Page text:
plays and coverages in sailing with other sports make it viewer-friendly
even to those who don't fully understand what makes sailboats go.
Franchises will be referenced only by their city and mascot. As in other
sports, fan rituals and superstitions will contribute directly to your
city's success. Watch the racing live for an excuse to go to the
waterfront. Watch it on TV for an excuse to sit on the couch.

Where will the teams be located? The original 8 teams will likely sail out
of the United States' more traditional sailing cities; however, with the
anticipated type of boats, expansion to cities like Phoenix (Lake Pleasant)
or Las Vegas (Lake Mead) is not out of the question.

When will this all start? Read on:

Congratulations to the following North Sails-powered boats who topped their
respective classes at this past weekend's Sperry Top-Sider Seattle NOOD
Regatta: 'Allegro Vivace' - J/105; 'Crazy Ivan' - J/80; 'Blue Martini' -
Performance 30; 'Self Abuse' - J/24; 'Grauer Geist*' - San Juan 24 and
'Tantivy*' - J/109 (* = partial inventory). "The NOOD team and co-hosts
Seattle YC & Corinthian YC did a great job organizing and showing once
again that this is one regatta not to be missed," said Jack Christiansen of
North's Seattle loft. When performance counts, the choice is clear:

Although it happened nearly 20 years ago, Sharon Green easily recalls
shooting the Maxi Worlds off Newport, RI. "It was a distance race and they
were approaching the finish after a full day of sailing in extremely rough
seas." In fact, says Sharon, "We had no right going out there ourselves:
there were huge seas, and walls of water ... every time we'd come off a
wave the boat slammed down and water flew everywhere. It was impossible to

Longobarda and another yacht were sailing aggressively, and close. "I
instinctively knew something was going to happen and grabbed my camera, and
started firing through the walls of water. I heard the 'Bang!' of the rig
as it started to come down; zoomed out and just kept shooting. I didn't
know I got the rig breaking, and this guy catapulting off the back of the
boat, until I got the film back from the lab the next day."

This is just one of the thousands of images Sharon is poring over, from
three decades of the Ultimate Sailing Calendar. As she works to create the
newest collection of images ("Sharon Green's 30 Years of Ultimate Sailing"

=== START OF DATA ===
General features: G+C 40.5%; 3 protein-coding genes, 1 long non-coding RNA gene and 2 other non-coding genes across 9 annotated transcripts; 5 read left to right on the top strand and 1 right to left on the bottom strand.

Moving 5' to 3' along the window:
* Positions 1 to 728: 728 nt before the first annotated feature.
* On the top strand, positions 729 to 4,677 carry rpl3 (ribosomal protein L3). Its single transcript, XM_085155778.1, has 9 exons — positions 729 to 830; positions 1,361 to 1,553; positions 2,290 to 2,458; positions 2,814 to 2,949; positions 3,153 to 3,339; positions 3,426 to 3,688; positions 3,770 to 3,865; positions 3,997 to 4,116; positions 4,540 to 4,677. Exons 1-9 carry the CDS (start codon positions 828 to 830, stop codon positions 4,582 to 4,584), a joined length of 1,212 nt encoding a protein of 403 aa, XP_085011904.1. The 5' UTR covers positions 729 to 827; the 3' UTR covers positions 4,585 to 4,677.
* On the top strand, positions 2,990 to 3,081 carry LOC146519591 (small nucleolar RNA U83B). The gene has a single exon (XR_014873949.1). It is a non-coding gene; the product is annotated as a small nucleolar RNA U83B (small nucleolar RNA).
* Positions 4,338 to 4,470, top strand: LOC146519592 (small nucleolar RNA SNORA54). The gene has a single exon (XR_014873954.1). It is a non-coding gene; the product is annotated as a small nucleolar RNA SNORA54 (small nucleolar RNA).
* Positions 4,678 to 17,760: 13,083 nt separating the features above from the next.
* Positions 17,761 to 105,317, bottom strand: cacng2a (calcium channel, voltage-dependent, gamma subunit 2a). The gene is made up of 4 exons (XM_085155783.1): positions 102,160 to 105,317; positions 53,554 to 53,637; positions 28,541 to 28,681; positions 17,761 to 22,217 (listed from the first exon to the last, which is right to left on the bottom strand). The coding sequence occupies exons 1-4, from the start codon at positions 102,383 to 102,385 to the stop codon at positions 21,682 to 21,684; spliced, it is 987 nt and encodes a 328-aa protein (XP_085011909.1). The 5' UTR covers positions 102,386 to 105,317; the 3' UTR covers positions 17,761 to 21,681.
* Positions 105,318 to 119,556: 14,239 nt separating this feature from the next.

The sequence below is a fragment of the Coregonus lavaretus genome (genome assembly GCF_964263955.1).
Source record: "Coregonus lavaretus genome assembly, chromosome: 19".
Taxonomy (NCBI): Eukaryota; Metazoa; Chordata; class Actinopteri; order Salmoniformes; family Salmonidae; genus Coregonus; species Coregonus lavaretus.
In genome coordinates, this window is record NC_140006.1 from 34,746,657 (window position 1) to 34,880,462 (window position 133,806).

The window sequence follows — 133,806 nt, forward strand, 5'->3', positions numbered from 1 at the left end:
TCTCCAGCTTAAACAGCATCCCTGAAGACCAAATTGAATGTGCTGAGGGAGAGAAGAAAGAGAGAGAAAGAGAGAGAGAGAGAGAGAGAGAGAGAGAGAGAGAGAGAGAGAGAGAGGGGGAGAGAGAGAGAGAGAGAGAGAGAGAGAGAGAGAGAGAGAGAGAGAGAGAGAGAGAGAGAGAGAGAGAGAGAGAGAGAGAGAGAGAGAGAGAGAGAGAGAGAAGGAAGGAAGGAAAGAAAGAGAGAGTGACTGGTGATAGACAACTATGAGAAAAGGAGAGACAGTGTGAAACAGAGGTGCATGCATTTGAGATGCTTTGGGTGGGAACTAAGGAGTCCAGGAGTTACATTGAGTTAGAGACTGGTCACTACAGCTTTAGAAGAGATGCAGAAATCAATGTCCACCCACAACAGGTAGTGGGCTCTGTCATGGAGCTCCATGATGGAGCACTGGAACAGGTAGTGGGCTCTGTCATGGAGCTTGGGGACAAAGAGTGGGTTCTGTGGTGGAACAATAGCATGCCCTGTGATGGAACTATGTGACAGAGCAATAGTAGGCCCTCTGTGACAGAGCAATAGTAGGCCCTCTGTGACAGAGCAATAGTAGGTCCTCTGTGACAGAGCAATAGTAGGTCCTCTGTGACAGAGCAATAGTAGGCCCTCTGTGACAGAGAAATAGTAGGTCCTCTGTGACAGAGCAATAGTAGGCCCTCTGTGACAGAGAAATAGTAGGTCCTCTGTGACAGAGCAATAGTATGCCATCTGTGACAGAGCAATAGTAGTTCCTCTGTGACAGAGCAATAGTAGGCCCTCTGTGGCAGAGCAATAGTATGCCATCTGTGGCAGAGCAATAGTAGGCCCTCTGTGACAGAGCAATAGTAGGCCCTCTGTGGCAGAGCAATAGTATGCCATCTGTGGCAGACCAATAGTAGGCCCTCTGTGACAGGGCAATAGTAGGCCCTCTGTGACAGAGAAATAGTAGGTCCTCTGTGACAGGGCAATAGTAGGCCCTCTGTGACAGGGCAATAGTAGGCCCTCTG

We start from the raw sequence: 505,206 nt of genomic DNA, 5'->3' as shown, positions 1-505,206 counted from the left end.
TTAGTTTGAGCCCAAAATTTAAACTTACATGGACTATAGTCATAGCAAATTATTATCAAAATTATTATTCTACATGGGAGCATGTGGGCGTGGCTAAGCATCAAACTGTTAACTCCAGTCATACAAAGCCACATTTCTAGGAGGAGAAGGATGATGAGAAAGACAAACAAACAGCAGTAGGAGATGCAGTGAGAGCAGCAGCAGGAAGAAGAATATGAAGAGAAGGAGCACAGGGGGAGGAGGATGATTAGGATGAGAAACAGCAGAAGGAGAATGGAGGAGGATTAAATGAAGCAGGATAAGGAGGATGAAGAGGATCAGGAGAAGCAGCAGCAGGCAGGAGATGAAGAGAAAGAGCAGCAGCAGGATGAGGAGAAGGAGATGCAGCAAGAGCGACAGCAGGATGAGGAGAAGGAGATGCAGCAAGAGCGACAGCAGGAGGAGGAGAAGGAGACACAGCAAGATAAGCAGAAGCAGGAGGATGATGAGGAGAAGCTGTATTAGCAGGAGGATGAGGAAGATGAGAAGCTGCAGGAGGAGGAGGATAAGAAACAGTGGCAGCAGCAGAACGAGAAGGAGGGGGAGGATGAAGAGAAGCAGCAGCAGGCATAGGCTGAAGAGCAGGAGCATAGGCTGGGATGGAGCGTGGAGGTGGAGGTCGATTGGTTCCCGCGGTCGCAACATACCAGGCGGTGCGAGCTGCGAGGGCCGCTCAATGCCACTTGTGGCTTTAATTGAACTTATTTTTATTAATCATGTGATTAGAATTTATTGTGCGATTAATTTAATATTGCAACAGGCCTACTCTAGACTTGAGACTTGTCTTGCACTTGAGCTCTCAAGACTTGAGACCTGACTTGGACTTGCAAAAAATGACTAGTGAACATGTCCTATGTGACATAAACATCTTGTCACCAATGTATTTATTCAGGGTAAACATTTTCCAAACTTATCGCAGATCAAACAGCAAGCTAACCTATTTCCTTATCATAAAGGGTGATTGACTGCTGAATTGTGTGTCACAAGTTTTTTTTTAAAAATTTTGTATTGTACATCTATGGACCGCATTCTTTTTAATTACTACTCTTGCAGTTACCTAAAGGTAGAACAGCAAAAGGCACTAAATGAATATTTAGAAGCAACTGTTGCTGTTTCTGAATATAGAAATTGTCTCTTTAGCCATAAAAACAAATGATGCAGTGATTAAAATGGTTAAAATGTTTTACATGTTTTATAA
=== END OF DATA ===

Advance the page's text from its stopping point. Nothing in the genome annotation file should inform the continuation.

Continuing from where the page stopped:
will release in October), Sharon has a few mysteries she wants to unravel.
And the first is: who IS this airborne crew member? What happened to him in
the aftermath?

Here is the photo... please post your information in the comments section:

Rye, NY (May 23, 2011) - Through the combined efforts of host club American
YC (Rye, NY) partnering with their neighbors from Larchmont YC, the world's
first all women's disabled sailing event was held on the waters of Long
Island Sound on May 19th. Sailing as an adjunct to the third annual Robie
Pierce One-Design Regatta, seven teams from the US and Canada competed.

"It has been a longtime dream of women to have our own event to help get
more women into adaptive sailing," said Canadian Sailing Team member Brenda
Hopkin. "A group of us asked the organizers last year if they could put one
on in 2013, and they did it in one year. We all had a ball."

Sponsor Beirn not only underwrote the cost of the one day regatta, they
sent the women shopping in the clubhouse after racing, letting each
contestant pick from an assortment of beautiful Beirn handbags.

With five wins in five races, Sarah Everhart-Skeels and crew Christy Padin
won the event, capturing the newly rededicated Larchmont YC - American YC
Challenge trophy. Sailing with the winning team was able bodied crewmate
Teresa Loughlin of Larchmont YC.

The third annual Robie Pierce One-Design Regatta followed the women's
event, May 20-22 at American. Fourteen teams from the US and Canada
competed, each with an able bodied crew (AB) for ballast.

Eleven races were run over two days and the winning team was team was
Jonathan Evans, with crew 2008 Paralympic Gold Medalist Maureen
McKinnon-Tucker. The able bodied duties were split between Jonathan's
brother Gansen and nephew Jake. -- Read on:

By Charles Doane, Wave Train
I've been trying for a while to figure out exactly what it was that
happened in Jolly Harbor, Antigua, back in March. Accounts are vague and
somewhat contradictory. As is often the case, Dick Durham, news editor at
Yachting Monthly, seems to have developed the best information.

The magazine's most recent web post on the subject describes it, in the